SIX NOTABLE FIGURES in contemporary art have reimagined Louis Vuitton’s top-handle Capucines bag. The Artycapucines Collection features limited-edition designs by South African artist Nicholas Hlobo and American artist Tschabalala Self, along with Sam Falls, Urs Fischer, Alex Israel, and Jonas Wood.

Self is the only female artist in the group. Inspired by the Louis Vuitton monogram, she deconstructed it. Her mixed-media works address attitudes and stereotypes about the black female body. Her imaginative characters are defined by exaggerated forms and features. The construction of her female forms drove her approach when she considered a design for the Capucines bag.


“TSCHABALALA SELF’s limited edition Artycapucines, is an exceptional patchwork of nineteen types of leather, including colorful touches of precious lizard leather. Based upon her deconstruction of the House’s Monogram pattern, this Capucines PM is composed of 200 hand-cut and painted shapes, making each piece unique.” | Photos courtesy Louis Vuitton


“I started thinking more critically about what’s the most exciting aspect of the paintings and I thought well it’s not so much the figures. It’s more the deconstruction of a form and building it back up again,” Self said in a video about the project. “My idea was to apply that same way of thinking, breaking the logo down to different elements.”

The debut of the Artycapucines Collection coincides with “Louis Vuitton X,” a retrospective exhibition in Los Angeles featuring 180 items from Louis Vuitton’s archives. Described as an “immersive journey,” the two-floor presentation highlights iconic designs spanning handbags, travel trunks, perfume bottles, and silk scarves; celebrity-worn red carpet gowns; and creative collaborations from throughout the 160-year history of the French fashion house.

Louis Vuitton has previously worked with artists and designers Karl Lagerfeld, Takashi Murakami, Cindy Sherman, Jeff Koons, and Frank Gehry on special editions of its monogram bags and original commissions with Alex Katz, Yayoi Kusama, Sol LeWitt, and Zaha Hadid. The exhibition, including the Artycapucines Collection, is on view through Sept. 15, when it will travel internationally to other cities.

“I started thinking more critically about what’s the most exciting aspect of the paintings and I thought well it’s not so much the figures. It’s more the deconstruction of a form and building it back up again.” — Tschabalala Self

THE CAPUCINES BAG was first introduced in 2013. The name was inspired by Rue des Neuves-Capucines, the Paris street where Louis Vuitton opened its inaugural store in 1854. Only 300 of each limited- edition design was produced. The artists participating in the Capucines collaboration are among the some of the most sought after figures working in contemporary art. It’s a diverse group geographically and artistically in terms of the scope and focus of their practices.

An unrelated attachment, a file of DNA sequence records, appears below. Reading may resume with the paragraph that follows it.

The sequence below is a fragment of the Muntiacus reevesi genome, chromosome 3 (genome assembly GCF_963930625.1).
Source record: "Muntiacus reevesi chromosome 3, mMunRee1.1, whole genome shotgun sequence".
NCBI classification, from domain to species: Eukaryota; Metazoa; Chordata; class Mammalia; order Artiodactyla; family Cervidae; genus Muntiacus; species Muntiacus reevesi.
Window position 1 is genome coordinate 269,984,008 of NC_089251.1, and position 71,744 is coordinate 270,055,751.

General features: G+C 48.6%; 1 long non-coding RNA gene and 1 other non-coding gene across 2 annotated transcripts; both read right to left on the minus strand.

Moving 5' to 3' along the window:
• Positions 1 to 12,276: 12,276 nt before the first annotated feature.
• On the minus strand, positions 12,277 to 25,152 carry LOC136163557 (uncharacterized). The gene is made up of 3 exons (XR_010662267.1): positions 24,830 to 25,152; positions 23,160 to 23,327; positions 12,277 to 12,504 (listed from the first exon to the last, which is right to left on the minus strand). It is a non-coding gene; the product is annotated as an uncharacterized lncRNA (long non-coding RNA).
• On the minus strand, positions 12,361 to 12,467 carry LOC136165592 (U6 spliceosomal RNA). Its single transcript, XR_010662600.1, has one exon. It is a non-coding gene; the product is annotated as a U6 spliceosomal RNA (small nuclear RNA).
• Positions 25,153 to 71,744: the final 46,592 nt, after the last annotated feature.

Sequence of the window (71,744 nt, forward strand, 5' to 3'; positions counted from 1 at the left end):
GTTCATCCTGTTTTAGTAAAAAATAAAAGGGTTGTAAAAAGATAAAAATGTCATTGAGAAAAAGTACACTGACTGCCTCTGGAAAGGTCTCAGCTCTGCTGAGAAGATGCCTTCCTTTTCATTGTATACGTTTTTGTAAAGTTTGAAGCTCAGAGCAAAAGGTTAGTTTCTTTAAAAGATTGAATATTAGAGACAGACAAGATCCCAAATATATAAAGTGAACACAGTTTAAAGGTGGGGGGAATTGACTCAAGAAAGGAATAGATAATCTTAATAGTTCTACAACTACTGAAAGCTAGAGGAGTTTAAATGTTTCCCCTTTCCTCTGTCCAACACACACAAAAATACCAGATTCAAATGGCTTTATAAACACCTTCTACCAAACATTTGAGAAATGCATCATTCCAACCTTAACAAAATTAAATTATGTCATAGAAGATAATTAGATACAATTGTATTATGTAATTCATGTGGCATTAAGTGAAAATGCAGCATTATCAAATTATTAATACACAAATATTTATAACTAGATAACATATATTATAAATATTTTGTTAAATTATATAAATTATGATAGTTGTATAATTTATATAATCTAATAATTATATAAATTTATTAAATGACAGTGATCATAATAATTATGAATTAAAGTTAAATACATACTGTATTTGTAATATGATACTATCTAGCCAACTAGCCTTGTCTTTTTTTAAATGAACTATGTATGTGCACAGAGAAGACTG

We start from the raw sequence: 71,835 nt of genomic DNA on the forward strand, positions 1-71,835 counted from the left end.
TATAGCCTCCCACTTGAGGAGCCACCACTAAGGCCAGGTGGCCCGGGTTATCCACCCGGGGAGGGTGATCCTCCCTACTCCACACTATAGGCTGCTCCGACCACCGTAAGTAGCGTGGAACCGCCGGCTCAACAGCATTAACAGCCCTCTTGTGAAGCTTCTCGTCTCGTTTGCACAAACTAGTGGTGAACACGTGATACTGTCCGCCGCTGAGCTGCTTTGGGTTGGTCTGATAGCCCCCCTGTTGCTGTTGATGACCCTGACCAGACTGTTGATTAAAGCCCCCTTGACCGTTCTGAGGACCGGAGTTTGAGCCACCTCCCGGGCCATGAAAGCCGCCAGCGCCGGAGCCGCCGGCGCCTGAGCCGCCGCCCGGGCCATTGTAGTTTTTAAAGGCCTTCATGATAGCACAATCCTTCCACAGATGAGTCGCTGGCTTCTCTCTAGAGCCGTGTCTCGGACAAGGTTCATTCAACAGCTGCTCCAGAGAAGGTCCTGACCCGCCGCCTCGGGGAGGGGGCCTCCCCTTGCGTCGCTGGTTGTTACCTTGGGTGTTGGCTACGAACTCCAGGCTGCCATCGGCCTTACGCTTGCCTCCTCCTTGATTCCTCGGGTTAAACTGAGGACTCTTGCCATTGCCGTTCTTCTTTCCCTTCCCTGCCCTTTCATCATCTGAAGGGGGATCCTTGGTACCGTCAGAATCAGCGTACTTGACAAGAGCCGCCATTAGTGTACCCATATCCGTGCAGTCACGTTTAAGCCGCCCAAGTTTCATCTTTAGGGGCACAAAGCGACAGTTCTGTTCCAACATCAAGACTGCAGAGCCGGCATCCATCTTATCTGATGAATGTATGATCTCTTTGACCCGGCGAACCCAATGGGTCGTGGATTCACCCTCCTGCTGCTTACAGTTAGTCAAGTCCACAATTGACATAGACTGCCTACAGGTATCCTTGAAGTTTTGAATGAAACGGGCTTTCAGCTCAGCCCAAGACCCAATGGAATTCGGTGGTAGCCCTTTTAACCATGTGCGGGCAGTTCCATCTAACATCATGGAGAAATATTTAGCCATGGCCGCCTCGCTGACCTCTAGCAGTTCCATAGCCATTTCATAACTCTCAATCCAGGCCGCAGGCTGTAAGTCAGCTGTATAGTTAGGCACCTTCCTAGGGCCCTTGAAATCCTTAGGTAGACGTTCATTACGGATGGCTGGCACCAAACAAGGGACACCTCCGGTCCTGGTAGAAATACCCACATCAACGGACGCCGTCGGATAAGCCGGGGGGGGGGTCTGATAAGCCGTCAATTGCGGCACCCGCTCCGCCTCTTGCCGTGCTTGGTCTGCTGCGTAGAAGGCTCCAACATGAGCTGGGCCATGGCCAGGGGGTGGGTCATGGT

A fast-rising, critically recognized painter who has already had a number of solo museum and gallery exhibitions, Self is a Studio Museum in Harlem artist-in-residence (2018-19). Her work is currently featured in “MOOD,” the museum’s annual artist-in-residence exhibition on view this year at MoMA PS1 (June 9-Sept. 8, 2019). Born in Harlem, Self splits her time between New York City and New Haven, Conn., where she earned an MFA from Yale University.


“NICHOLAS HLOBO’s limited edition Artycapucines echoes Louis Vuitton’s Monogram canvas through a flower growing organically from the Capucines PM’s interior. Meticulously attached with hand-laced embroidery, the blue tones and contrasting texture stand out against the bag’s smooth black exterior to create a beautiful, handmade hybrid object.” | Photos courtesy Louis Vuitton


Born in Cape Town, Hlobo earned a fine art degree from Technikon Witwatersrand in Johannesburg. He continues to live and work in South Africa’s largest city. His recent solo exhibitions were presented at Lehmann Maupin in Seoul, Korea, and the SCAD Museum of Art Savannah, Ga.

The beginnings of Hlobo’s practice coincided with the end of apartheid in 1994. The state of democracy in his country, the complexities of identity, and the evolving international discourse around art, form the foundation of his work. Utilizing ribbon, leather, wood, and rubber, his biomorphic representations often weigh assumptions about masculine and feminine techniques and materials. His design for the Capucines bag resembles his sculptural and two-dimensional mixed-media works, which prominently incorporate stitching.

“I just wanted to break that clean profile (of the bag). Have things growing out as though it’s a fungus or moss,” Hlobo says in a video about the concept for his bag. “We have things hanging out. This somehow suggests what could be taking place between the lining and the outer skin of the bag. That there might be some life that is hidden there.” CT


FIND MORE about Tschabalala Self and Nicholas Hlobo

FIND MORE about the limited edition Capucines collection


“Tschabalala Self” complements the artist’s first UK exhibition at Parasol Unit in London. “Public Intimacy: Art and Other Ordinary Acts in South Africa” was published to accompany the exhibition organized by the Yerba Buena Center for the Arts in San Francisco. Nicholas Hlobo was among the 25 artists and collectives featured in the show. Louis Vuitton has published several volumes about its history, designs, and collaborations, including “Louis Vuitton: A Passion for Creation: New Art, Fashion and Architecture.”



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